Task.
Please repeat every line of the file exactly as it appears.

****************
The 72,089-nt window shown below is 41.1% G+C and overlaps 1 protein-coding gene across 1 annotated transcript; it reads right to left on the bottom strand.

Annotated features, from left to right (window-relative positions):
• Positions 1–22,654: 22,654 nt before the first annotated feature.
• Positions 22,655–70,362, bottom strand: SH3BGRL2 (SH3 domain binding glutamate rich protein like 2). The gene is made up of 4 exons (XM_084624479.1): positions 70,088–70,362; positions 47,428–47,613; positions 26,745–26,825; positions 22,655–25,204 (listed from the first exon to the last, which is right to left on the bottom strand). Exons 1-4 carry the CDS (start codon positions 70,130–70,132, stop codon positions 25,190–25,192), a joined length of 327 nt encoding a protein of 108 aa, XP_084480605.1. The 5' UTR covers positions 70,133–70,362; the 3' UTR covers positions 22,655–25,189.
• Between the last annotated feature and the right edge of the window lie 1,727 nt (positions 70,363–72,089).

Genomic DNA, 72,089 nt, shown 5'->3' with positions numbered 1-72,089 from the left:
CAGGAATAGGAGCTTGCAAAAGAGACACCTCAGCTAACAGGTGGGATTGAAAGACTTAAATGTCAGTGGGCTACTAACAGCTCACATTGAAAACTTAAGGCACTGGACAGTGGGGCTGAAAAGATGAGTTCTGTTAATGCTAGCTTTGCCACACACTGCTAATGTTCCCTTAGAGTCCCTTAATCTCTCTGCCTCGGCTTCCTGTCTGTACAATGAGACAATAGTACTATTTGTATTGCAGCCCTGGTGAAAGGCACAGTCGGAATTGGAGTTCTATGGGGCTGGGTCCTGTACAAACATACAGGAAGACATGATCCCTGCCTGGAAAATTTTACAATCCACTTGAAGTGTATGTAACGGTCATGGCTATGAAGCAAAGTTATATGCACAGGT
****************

The 72,089-nt window shown below is 41.1% G+C and overlaps 1 protein-coding gene across 1 annotated transcript; it reads right to left on the bottom strand.

Annotated features, from left to right (window-relative positions):
• Positions 1–22,654: 22,654 nt before the first annotated feature.
• Positions 22,655–70,362, bottom strand: SH3BGRL2 (SH3 domain binding glutamate rich protein like 2). The gene is made up of 4 exons (XM_084624479.1): positions 70,088–70,362; positions 47,428–47,613; positions 26,745–26,825; positions 22,655–25,204 (listed from the first exon to the last, which is right to left on the bottom strand). Exons 1-4 carry the CDS (start codon positions 70,130–70,132, stop codon positions 25,190–25,192), a joined length of 327 nt encoding a protein of 108 aa, XP_084480605.1. The 5' UTR covers positions 70,133–70,362; the 3' UTR covers positions 22,655–25,189.
• Between the last annotated feature and the right edge of the window lie 1,727 nt (positions 70,363–72,089).

Genomic DNA, 72,089 nt, shown 5'->3' with positions numbered 1-72,089 from the left:
CAGGAATAGGAGCTTGCAAAAGAGACACCTCAGCTAACAGGTGGGATTGAAAGACTTAAATGTCAGTGGGCTACTAACAGCTCACATTGAAAACTTAAGGCACTGGACAGTGGGGCTGAAAAGATGAGTTCTGTTAATGCTAGCTTTGCCACACACTGCTAATGTTCCCTTAGAGTCCCTTAATCTCTCTGCCTCGGCTTCCTGTCTGTACAATGAGACAATAGTACTATTTGTATTGCAGCCCTGGTGAAAGGCACAGTCGGAATTGGAGTTCTATGGGGCTGGGTCCTGTACAAACATACAGGAAGACATGATCCCTGCCTGGAAAATTTTACAATCCACTTGAAGTGTATGTAACGGTCATGGCTATGAAGCAAAGTTATATGCACAGGT